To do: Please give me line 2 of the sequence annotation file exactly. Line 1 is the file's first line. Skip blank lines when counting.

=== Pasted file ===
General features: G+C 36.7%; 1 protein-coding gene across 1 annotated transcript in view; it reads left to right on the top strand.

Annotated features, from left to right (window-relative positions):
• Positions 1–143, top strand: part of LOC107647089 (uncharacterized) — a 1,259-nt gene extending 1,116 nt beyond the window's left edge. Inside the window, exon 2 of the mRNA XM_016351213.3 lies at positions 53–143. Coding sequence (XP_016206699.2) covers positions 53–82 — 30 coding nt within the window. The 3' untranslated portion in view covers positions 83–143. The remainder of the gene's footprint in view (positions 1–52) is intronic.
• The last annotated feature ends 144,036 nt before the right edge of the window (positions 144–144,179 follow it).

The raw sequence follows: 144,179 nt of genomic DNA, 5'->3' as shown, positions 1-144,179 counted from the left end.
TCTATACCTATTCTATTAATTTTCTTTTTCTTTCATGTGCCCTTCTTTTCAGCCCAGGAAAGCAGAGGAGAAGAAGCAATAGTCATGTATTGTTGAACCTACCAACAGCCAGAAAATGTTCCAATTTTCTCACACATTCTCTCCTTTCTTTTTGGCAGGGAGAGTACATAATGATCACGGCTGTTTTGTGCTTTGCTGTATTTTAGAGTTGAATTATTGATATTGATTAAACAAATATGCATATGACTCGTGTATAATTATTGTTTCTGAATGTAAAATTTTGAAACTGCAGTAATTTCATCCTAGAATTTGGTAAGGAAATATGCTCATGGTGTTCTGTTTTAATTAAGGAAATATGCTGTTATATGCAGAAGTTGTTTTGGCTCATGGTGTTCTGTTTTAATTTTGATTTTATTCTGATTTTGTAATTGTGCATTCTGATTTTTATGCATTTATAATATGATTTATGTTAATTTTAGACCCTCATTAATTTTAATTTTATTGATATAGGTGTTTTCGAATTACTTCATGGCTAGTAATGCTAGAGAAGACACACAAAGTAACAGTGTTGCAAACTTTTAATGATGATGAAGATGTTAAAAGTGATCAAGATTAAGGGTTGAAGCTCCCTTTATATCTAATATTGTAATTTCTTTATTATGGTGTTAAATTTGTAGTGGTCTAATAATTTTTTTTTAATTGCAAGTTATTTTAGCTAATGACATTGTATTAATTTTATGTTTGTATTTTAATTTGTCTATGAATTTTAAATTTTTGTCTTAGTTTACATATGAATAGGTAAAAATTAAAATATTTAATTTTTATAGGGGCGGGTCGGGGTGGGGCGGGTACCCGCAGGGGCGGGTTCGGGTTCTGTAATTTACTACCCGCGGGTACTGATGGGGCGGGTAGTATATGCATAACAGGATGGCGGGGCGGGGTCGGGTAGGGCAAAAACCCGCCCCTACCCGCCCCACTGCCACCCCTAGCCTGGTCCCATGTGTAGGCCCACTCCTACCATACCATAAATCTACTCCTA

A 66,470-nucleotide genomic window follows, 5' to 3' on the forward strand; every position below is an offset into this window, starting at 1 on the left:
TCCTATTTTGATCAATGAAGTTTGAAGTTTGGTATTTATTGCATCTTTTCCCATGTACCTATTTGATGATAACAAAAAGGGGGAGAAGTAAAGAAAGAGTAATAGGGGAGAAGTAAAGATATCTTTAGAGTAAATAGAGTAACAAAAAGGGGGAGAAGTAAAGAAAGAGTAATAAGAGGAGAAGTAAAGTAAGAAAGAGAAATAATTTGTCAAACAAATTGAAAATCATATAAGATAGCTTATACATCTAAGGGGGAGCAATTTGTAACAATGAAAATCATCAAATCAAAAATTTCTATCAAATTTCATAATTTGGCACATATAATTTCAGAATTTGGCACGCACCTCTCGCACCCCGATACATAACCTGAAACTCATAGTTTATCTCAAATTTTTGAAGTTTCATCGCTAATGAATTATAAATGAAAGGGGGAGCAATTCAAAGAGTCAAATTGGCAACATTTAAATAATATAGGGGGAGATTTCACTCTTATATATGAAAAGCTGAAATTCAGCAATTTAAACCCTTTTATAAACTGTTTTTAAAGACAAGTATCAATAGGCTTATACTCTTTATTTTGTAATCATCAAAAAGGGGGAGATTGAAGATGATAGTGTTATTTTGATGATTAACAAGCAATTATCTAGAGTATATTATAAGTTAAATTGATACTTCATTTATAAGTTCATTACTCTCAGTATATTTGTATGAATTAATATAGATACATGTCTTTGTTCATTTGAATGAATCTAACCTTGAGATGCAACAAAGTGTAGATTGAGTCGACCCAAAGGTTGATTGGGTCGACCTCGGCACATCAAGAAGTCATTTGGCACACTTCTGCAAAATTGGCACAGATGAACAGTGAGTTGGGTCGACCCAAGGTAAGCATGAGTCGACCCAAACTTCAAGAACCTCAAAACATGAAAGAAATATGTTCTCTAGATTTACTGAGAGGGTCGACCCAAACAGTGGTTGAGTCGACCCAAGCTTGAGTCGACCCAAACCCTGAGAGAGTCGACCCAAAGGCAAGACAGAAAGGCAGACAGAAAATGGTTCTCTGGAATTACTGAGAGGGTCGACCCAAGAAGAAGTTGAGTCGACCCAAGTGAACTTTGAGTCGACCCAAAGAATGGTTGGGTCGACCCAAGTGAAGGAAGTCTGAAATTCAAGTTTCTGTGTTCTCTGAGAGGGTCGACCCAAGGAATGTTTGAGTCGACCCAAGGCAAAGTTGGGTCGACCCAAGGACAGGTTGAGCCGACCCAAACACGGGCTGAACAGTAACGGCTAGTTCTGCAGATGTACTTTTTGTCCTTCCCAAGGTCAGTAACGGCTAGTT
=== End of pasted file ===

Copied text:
Annotated features, from left to right (window-relative positions):